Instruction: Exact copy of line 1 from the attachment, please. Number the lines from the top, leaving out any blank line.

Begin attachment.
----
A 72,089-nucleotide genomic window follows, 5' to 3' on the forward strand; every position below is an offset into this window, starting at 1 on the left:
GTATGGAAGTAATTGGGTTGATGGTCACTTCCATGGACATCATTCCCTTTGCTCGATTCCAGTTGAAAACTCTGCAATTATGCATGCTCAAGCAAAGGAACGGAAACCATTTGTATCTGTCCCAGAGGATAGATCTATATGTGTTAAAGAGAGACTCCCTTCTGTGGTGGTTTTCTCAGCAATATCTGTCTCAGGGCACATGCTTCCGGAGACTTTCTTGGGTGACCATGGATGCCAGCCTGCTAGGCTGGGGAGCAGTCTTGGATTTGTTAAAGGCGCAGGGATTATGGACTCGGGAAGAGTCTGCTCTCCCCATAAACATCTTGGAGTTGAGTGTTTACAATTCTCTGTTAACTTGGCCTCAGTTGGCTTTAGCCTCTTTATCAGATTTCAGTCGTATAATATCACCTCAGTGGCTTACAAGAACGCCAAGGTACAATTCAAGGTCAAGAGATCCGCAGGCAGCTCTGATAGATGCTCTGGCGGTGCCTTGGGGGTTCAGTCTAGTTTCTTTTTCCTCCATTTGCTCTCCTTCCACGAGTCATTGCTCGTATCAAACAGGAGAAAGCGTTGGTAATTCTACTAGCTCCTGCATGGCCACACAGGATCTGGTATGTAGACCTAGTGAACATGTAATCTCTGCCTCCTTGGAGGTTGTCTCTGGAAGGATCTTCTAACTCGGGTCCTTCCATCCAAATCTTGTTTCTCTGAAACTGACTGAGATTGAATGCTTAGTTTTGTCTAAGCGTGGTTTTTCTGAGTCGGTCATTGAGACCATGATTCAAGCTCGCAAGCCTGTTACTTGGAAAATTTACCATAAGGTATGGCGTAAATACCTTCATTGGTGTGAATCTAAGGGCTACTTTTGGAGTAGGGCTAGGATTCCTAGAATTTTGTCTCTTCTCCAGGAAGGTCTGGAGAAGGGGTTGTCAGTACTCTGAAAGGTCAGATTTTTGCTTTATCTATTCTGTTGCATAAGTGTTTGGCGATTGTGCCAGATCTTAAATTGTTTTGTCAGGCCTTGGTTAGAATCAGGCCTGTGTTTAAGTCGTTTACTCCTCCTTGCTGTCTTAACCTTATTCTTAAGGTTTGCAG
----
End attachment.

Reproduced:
A 72,089-nucleotide genomic window follows, 5' to 3' on the forward strand; every position below is an offset into this window, starting at 1 on the left: